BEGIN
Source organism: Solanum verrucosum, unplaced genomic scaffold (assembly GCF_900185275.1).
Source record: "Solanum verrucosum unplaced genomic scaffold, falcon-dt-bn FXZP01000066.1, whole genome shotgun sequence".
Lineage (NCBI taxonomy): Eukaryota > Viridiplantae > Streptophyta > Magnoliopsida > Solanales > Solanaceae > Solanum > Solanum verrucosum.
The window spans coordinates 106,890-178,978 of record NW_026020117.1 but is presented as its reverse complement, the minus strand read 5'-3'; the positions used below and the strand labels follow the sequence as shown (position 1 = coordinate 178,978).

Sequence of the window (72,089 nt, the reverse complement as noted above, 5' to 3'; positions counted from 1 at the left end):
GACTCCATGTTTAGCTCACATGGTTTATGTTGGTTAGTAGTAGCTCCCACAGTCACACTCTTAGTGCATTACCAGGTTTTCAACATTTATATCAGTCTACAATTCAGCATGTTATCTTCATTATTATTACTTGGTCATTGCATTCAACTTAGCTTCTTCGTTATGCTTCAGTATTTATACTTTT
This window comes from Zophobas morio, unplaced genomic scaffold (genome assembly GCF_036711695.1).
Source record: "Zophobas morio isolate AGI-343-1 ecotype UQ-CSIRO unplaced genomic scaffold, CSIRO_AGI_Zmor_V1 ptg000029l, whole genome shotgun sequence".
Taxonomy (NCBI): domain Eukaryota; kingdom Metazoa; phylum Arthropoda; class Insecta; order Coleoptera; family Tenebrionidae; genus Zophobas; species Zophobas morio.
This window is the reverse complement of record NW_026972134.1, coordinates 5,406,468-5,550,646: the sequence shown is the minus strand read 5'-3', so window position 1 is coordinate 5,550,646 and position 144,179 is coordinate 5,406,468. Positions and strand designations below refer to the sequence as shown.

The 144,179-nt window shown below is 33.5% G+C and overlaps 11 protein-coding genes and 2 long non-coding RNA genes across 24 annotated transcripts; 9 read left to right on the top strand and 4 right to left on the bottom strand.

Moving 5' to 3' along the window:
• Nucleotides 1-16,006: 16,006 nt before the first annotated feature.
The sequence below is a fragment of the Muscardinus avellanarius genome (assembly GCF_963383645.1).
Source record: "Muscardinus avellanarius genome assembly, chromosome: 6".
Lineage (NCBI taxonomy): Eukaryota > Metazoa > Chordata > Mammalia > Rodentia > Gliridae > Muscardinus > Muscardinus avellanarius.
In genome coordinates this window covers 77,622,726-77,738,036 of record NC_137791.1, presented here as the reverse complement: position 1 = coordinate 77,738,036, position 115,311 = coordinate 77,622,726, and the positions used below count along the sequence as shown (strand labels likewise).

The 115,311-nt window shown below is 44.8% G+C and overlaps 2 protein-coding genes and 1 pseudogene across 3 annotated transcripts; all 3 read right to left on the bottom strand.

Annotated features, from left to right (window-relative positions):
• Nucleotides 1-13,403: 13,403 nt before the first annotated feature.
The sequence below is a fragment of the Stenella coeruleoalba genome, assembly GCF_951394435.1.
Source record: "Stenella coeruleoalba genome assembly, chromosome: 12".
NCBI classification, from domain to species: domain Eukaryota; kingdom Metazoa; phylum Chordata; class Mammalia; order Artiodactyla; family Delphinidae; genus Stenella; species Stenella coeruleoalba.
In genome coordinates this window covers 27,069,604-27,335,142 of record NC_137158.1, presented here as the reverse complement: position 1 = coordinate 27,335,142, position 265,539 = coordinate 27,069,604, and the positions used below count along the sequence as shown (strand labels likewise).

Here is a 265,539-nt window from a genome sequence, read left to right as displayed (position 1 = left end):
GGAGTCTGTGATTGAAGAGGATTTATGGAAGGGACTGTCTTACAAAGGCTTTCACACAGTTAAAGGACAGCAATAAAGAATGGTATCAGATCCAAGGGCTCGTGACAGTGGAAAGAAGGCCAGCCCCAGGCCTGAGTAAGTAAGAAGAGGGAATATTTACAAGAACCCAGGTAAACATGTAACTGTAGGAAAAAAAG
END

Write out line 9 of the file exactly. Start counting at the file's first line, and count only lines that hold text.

Taxonomy (NCBI): domain Eukaryota; kingdom Metazoa; phylum Arthropoda; class Insecta; order Coleoptera; family Tenebrionidae; genus Zophobas; species Zophobas morio.